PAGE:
Najib Razak, who is about to become Malaysia’s next prime minister, will take power at a difficult time both for his party and the country. Voters are disillusioned with Mr Najib’s United Malays National Organisation (UMNO, the dominant party in the ruling coalition), and the global economic crisis is posing policy challenges. Mr Najib needs to address these challenges competently if his premiership is to get off to a good start.
Mr Najib spent much of March outlining his economic vision for Malaysia. This comes at an important juncture in the history of the ruling Barisan National (BN) coalition. Following a poor performance at the March 2008 general election and ongoing challenges to its authority by an emboldened opposition, the prime minister, Abdullah Badawi, was persuaded to step down and make way for a much more combative figure in the shape of Mr Najib. The full handover of power is expected to take place this week following the annual congress of UMNO.
By focusing his energies on the drafting of a second fiscal stimulus package and the outlining of his economic vision, Mr Najib appears to beÂ staking his political future on his ability to steer the economy through what are considered to be the most challenging economic conditions since the 1997/98 Asian financial crisis. Prompted by a unique set of global circumstances, at a time when industrialised economies around the world are suffering from the ill effects of a credit crunch and a sharp downturn in economic output, the authorities unveiled a second stimulus package. At M$60bn (US$16.4bn), its size is unprecedented in Malaysia’s history.
In addition to presenting the stimulus package, Mr Najib declared his intention to steer the economy away from its dependence on manufactured exports and towards services in a “new economic model”. Using government estimates, his medium-term goal is to raise the share of the services sector to 70% of GDP (from the current 54%) and establish a knowledge-based economy. Mr Najib has said that services offer tremendous scope for growth, as services exports currently account for just 14.8% of total exports, compared with 72.5% for manufactured goods.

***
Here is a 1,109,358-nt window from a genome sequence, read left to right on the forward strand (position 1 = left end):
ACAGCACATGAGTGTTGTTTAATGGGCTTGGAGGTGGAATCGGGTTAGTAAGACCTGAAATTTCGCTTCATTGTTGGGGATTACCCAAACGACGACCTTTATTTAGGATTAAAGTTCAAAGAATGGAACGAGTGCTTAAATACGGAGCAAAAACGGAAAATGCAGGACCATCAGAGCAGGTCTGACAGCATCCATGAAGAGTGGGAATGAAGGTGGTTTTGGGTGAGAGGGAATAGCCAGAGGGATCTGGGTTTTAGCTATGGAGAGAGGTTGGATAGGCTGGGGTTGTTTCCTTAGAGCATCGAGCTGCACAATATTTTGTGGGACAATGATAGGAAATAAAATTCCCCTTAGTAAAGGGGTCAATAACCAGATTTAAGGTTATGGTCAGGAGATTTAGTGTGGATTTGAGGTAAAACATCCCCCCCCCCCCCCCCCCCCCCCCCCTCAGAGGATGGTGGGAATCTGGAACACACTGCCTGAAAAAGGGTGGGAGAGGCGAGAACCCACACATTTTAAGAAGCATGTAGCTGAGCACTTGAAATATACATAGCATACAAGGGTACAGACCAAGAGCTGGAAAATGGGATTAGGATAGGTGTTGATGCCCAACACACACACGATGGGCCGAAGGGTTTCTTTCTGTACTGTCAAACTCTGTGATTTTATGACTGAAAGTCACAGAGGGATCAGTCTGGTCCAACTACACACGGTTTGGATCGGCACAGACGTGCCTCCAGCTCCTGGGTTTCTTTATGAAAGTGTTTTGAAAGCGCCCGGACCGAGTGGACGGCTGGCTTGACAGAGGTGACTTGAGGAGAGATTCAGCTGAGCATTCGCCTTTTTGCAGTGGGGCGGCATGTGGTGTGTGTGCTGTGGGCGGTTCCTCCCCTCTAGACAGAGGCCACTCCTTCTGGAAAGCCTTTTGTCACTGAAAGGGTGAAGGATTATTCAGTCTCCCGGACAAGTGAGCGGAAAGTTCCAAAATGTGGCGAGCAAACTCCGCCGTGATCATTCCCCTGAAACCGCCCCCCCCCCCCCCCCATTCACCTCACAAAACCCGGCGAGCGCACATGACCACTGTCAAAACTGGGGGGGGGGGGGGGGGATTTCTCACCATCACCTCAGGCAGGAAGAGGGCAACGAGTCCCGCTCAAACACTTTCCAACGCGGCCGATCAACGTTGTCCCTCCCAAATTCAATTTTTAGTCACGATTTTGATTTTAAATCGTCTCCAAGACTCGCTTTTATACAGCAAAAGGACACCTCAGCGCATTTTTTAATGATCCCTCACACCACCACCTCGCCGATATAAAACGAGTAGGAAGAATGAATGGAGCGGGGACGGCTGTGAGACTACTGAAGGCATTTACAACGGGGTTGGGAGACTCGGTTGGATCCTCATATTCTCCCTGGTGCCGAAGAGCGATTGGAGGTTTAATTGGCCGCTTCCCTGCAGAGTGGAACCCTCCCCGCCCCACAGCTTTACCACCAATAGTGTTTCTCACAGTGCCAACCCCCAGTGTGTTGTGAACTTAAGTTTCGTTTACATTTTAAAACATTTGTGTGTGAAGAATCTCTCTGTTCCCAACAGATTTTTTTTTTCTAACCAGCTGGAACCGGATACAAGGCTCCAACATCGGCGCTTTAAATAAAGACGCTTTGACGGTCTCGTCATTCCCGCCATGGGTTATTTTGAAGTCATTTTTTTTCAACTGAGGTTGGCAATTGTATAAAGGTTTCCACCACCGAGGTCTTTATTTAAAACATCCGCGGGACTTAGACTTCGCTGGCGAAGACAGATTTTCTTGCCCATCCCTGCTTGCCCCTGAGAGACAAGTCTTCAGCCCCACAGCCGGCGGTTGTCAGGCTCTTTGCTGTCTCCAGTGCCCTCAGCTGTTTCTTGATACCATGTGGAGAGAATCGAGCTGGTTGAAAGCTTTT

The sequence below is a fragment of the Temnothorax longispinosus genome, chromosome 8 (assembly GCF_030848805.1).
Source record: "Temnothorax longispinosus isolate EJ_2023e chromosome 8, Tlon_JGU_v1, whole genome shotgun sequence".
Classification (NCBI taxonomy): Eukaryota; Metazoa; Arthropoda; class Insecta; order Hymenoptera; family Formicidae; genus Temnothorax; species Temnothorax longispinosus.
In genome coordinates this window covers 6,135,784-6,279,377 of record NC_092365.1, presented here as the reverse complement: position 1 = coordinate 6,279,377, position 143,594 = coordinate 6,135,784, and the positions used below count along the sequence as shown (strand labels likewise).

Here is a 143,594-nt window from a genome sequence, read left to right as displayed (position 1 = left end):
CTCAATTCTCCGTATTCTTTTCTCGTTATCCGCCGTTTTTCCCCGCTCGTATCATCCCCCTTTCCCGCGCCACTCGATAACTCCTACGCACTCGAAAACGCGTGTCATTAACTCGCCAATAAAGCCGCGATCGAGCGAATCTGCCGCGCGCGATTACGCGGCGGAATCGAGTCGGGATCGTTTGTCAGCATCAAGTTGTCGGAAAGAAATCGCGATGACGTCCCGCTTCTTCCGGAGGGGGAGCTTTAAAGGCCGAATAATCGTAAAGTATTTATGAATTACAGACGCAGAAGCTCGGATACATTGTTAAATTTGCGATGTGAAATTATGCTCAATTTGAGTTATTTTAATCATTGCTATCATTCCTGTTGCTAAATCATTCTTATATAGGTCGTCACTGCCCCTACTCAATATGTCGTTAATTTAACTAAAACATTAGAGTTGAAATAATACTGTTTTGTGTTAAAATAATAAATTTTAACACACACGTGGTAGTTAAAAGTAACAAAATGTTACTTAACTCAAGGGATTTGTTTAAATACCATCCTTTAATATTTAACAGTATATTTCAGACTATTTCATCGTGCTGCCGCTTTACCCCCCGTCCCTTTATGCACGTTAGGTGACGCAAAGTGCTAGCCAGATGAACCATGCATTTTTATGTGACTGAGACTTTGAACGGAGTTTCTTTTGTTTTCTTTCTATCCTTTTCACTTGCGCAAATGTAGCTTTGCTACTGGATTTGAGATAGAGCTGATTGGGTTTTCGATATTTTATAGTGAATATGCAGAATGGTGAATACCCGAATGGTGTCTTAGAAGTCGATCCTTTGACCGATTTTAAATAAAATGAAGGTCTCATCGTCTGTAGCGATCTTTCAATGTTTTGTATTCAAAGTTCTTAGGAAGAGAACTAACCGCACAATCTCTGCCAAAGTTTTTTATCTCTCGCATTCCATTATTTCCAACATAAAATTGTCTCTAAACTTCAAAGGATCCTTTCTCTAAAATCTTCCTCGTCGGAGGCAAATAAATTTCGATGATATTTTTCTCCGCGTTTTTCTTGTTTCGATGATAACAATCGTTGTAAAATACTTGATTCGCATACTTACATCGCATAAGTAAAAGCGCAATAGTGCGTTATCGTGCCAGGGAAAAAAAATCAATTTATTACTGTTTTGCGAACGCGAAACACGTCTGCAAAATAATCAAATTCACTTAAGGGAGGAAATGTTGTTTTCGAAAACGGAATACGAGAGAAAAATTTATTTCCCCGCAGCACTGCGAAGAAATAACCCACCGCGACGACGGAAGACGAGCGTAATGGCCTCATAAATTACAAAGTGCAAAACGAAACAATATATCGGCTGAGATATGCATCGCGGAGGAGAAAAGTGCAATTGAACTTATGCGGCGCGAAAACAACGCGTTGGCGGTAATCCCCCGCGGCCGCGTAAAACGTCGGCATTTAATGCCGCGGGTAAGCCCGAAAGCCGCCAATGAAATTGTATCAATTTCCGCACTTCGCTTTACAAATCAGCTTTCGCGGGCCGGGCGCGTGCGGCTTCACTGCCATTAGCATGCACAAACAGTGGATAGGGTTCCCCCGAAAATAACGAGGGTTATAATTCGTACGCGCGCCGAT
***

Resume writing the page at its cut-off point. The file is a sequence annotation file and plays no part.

He identified certain areas for expansion, including Islamic financial services, the provision of healthcare to foreign patients, establishing Malaysia as a regional education centre and boosting eco-tourism. Malaysia is also to focus on high-value-added manufacturing in electronics, biotechnology and green technology, and to move away from a reliance on cheap labour in manufacturing. He also wants the country to diversify its export markets and further boost trade links with South-east Asia, China, India and the Middle East.
Most of the economic plans discussed by Mr Najib are in line with measures outlined in existing medium- and long-term spending plans. However, he did manage to surprise some observers with his views on bumiputera policies, which positively discriminate in favour of ethnic Malays and indigenous groups. Mr Najib declared that in order to support economic restructuring in the months ahead, he is in favour of a gradual reform of bumiputera policies. These policies were introduced in the 1970s by Mr Najib’s father, Malaysia’s second prime minister, Abdul Razak, to raise the low standard of living of ethnic Malays. In practice, these policies have restricted economic opportunities for the country’s Chinese and IndianÂ minorities. Mr Najib gave few details on when a relaxation in bumiputera policies might occur, but suggested that such a move could coincide with an easing of the rules for foreign investment in the services sector.
Comments from Mr Najib in March suggest that there are powerful political arguments to reform or abolish bumiputera policies, and that these are probably more persuasive than economic reasons. A promise to ease theÂ bumiputera policies would be a strong incentive to the ethnic Chinese and Indian parties in the ruling BN not to be tempted by the opposition’s siren song of equal treatment. It could stem the loss of support for UMNO and the BN at a time when the economic downturn is likely to lead to a rise in anti-government sentiment.
Source : Economic Intelligence Unit